Religion may play more prominent role in America as baby boomers age
Newport said past trends show people's politics tend to lean Republican as they get older and become more religious, which would benefit the GOP and the Christian right when baby boomers age. He writes that Democrats would do well to find ways to connect with an increasingly religious demographic that will be involved politically.
Bill Galston, a senior fellow at the Brookings Institution and former policy adviser to President Bill Clinton and other presidential candidates, agrees that older people have a higher propensity to vote and more discretionary time and money for political involvement. But he doesn't buy the conclusion that a person's political views will change because religion takes a more prominent role in his or her life.
"People tend to choose a denomination or a particular congregation based on an overall comfort level that involves political orientation," he said. "I really question the proposition that as (historically liberal) boomers grow older and more religious that suddenly their attitudes will shift on politically relevant questions and parties will have to deal with them in an entirely new way."
Galston explained that a substantial portion of the Democratic Party is made up of people who are either not religious or believe religion and politics should be separate. "And when you add to that the fact that the Democratic party increasingly has defining commitments on religiously tinged social issues, as do the Republicans, that makes it hard to believe there's going to be a fundamental change of orientation of the party based on the aging of the baby boomers."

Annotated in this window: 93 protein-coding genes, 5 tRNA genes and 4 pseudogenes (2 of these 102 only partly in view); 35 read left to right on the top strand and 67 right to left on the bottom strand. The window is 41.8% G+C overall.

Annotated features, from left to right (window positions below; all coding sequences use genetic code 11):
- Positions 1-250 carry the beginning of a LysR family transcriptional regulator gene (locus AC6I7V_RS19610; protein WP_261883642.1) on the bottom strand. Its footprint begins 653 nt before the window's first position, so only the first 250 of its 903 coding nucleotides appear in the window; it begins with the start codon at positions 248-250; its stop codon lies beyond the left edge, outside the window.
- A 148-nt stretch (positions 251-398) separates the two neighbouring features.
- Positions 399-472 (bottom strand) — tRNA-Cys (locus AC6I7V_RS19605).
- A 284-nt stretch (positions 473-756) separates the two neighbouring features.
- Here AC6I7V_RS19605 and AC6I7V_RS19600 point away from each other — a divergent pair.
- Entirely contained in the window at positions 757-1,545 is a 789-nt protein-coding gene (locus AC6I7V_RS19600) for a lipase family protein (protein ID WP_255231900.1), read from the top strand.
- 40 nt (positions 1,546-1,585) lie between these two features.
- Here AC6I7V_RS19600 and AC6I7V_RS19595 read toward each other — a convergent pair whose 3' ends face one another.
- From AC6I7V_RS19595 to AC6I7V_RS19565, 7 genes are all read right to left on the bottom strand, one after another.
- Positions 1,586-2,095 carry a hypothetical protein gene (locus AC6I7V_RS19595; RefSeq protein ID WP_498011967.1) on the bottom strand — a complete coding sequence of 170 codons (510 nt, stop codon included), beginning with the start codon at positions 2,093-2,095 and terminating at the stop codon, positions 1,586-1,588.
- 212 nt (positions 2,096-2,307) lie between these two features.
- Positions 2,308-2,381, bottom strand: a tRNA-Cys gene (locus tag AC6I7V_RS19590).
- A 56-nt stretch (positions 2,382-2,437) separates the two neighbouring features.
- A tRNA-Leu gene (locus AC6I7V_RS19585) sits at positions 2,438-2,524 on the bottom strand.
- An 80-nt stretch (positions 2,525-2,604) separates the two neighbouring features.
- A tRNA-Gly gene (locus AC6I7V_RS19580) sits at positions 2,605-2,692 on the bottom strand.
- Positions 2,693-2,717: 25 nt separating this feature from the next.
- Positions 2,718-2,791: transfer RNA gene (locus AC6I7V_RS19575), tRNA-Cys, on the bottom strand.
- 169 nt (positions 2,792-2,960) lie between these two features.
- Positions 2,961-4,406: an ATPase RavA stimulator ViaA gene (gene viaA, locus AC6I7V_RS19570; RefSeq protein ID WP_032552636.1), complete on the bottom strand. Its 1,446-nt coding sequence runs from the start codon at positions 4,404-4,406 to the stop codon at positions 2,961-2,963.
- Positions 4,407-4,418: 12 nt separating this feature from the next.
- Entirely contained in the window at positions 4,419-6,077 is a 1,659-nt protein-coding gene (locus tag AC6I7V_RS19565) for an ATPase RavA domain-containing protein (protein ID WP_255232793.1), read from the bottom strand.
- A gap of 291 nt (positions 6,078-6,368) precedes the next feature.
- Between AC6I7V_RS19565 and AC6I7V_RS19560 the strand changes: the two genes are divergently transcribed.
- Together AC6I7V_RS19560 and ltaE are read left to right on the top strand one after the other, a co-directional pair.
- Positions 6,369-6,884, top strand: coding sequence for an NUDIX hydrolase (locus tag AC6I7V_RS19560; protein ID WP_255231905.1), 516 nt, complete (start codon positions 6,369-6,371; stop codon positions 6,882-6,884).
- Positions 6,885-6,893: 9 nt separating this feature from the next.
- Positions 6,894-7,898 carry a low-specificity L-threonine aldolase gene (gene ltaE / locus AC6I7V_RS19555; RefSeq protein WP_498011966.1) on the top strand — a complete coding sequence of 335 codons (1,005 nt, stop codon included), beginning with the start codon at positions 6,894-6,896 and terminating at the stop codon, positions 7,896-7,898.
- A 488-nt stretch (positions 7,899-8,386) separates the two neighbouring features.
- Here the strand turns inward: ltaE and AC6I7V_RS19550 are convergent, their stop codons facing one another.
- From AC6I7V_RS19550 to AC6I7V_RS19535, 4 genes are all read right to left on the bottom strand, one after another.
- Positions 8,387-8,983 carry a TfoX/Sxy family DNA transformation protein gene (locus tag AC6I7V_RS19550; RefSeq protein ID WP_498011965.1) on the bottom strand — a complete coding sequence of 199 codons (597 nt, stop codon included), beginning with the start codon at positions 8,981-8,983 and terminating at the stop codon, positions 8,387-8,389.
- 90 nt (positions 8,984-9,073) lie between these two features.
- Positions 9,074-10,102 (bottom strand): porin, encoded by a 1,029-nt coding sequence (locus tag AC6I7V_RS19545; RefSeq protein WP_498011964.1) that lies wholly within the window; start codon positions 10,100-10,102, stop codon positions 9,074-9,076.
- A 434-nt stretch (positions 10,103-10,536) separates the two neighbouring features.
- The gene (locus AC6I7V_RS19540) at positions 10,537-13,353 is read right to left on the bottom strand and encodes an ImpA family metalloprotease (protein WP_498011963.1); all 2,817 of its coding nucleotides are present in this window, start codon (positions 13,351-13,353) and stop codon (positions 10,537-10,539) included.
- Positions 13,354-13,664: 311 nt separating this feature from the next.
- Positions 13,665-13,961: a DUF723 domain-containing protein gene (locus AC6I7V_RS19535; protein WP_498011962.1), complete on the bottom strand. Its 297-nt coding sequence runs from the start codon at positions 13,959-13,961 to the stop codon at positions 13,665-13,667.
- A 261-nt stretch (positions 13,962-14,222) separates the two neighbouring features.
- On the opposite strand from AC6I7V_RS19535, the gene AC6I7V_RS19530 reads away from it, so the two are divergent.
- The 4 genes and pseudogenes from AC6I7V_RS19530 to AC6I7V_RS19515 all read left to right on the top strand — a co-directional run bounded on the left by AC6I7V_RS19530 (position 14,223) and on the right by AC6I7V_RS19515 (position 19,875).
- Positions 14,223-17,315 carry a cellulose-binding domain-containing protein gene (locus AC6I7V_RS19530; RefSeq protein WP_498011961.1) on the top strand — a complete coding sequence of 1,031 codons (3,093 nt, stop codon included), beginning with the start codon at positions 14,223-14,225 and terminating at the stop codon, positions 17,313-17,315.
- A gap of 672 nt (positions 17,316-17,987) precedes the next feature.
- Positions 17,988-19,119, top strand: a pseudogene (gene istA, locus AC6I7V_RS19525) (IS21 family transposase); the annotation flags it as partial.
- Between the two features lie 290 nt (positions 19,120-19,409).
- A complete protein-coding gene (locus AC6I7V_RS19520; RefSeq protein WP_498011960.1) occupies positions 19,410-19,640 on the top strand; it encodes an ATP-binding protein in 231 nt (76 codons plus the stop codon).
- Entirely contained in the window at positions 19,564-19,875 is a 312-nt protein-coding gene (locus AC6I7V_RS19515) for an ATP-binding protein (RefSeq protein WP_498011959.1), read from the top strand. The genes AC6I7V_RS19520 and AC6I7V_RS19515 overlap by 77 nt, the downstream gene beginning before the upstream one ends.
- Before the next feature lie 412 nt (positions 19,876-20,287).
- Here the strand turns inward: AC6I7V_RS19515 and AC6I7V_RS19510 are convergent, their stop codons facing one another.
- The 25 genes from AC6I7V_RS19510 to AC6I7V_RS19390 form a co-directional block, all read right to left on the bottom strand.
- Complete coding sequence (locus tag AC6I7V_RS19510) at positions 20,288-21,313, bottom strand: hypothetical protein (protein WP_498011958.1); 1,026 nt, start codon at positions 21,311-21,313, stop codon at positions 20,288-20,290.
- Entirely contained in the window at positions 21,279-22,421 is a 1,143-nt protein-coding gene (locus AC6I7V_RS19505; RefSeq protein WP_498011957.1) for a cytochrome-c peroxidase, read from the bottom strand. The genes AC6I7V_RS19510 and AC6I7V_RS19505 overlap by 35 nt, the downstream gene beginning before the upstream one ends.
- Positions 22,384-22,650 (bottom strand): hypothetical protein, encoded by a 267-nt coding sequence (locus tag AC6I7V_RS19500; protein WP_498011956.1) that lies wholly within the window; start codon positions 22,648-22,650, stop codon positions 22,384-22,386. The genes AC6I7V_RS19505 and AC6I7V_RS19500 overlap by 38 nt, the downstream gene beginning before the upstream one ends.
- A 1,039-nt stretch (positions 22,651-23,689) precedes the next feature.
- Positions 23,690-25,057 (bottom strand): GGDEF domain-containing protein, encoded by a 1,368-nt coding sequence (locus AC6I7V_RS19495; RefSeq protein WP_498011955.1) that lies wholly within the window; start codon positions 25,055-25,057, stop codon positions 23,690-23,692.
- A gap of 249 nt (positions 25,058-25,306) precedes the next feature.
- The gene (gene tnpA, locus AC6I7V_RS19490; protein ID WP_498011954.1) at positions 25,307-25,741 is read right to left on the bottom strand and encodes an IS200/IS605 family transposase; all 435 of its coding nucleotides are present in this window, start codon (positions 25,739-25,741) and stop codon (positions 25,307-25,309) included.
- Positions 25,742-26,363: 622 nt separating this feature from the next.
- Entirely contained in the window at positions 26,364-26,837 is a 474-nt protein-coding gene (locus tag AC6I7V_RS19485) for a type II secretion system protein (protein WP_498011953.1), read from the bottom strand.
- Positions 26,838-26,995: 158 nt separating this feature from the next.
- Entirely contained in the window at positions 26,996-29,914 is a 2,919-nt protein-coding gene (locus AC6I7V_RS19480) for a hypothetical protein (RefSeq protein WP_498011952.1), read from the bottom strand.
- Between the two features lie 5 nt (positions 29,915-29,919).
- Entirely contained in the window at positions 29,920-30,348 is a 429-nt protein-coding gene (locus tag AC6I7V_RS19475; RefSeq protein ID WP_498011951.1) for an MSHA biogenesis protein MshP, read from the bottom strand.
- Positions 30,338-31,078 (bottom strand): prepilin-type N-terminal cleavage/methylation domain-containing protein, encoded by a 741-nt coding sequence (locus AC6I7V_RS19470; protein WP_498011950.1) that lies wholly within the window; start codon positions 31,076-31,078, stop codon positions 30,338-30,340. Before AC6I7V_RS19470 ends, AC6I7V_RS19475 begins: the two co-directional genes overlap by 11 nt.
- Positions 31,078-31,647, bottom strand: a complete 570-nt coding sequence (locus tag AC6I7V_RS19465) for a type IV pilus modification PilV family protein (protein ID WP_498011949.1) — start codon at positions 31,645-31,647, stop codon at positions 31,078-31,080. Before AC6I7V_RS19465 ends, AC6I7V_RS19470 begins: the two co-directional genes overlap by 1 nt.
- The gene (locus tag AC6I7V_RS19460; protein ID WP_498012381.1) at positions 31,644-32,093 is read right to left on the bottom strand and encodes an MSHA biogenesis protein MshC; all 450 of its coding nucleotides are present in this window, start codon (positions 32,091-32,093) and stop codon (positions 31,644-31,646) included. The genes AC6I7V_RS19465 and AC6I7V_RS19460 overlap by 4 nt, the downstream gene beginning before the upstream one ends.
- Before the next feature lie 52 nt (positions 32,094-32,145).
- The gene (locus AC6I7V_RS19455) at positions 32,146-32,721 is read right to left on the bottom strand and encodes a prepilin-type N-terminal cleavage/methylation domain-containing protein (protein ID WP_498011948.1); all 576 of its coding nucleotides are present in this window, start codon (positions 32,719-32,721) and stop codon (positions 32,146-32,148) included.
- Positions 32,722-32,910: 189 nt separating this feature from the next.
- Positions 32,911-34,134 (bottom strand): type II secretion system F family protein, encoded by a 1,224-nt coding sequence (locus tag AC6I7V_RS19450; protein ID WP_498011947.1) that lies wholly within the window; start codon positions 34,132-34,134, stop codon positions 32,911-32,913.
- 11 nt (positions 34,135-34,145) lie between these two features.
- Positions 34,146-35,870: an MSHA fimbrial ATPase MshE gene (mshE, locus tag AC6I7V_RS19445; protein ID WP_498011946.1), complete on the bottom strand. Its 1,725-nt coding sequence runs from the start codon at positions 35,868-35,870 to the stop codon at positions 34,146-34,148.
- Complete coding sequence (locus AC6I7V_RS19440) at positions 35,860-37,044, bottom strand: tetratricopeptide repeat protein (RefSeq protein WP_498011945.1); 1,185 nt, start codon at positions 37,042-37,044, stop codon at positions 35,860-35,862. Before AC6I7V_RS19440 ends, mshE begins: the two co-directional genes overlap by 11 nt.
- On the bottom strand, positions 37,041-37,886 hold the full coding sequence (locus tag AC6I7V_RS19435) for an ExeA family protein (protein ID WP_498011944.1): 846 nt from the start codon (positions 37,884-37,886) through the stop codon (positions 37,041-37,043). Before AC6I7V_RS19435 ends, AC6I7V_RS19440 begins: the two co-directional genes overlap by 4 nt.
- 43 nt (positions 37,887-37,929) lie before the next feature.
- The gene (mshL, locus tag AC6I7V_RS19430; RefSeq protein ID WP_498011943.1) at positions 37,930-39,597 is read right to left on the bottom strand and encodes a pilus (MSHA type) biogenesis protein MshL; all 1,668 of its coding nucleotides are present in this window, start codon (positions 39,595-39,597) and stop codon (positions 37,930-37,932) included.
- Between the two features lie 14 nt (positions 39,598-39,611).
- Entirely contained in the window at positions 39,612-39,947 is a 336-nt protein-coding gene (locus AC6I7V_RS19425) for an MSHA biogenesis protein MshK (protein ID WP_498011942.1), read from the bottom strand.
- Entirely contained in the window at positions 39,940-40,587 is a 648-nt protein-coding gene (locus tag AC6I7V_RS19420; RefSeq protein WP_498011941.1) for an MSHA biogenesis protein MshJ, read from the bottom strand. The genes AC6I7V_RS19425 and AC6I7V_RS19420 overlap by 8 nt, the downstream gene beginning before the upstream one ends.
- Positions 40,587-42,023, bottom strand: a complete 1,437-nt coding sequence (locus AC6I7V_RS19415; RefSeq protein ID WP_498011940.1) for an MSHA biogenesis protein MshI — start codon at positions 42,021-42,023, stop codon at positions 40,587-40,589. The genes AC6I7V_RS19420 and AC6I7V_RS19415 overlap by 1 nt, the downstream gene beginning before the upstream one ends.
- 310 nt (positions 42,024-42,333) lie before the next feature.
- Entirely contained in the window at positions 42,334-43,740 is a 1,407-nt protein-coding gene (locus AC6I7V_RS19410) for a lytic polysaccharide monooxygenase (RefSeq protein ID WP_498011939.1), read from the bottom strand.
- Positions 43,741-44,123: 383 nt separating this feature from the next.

The Morgans, who are Democrats, said growing older and more religious hasn't changed their politics.
"We would have loved to have had a Mormon president, but for some reason we just can't vote Republican," Janet said.
Baby boomers have always had an impact on the religious, political, economic and social landscape of America, experts agree, and Newport argues that those institutions that capture the projected religious zeal of the boomer generation as it grows older will have the advantage.
"Nothing is as motivating as a belief that what one is doing is based on a higher calling or response to divine initiative," Newport writes. "This gives those who mobilize religious Americans a significant advantage in efforts to modify the society they see around them."
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